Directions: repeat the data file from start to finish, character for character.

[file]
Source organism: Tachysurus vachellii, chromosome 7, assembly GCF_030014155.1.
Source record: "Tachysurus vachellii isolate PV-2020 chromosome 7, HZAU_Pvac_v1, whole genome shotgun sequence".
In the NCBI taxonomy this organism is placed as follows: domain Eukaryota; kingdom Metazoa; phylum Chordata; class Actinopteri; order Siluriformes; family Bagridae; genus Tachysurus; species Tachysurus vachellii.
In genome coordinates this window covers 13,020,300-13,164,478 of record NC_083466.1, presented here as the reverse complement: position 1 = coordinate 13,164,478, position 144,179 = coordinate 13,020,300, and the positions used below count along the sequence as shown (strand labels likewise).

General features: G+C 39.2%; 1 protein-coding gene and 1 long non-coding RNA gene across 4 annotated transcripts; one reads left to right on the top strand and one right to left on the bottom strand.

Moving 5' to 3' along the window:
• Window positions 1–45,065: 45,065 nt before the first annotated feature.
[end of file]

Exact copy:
Source organism: Tachysurus vachellii, chromosome 7, assembly GCF_030014155.1.
Source record: "Tachysurus vachellii isolate PV-2020 chromosome 7, HZAU_Pvac_v1, whole genome shotgun sequence".
In the NCBI taxonomy this organism is placed as follows: domain Eukaryota; kingdom Metazoa; phylum Chordata; class Actinopteri; order Siluriformes; family Bagridae; genus Tachysurus; species Tachysurus vachellii.
In genome coordinates this window covers 13,020,300-13,164,478 of record NC_083466.1, presented here as the reverse complement: position 1 = coordinate 13,164,478, position 144,179 = coordinate 13,020,300, and the positions used below count along the sequence as shown (strand labels likewise).

General features: G+C 39.2%; 1 protein-coding gene and 1 long non-coding RNA gene across 4 annotated transcripts; one reads left to right on the top strand and one right to left on the bottom strand.

Moving 5' to 3' along the window:
• Window positions 1–45,065: 45,065 nt before the first annotated feature.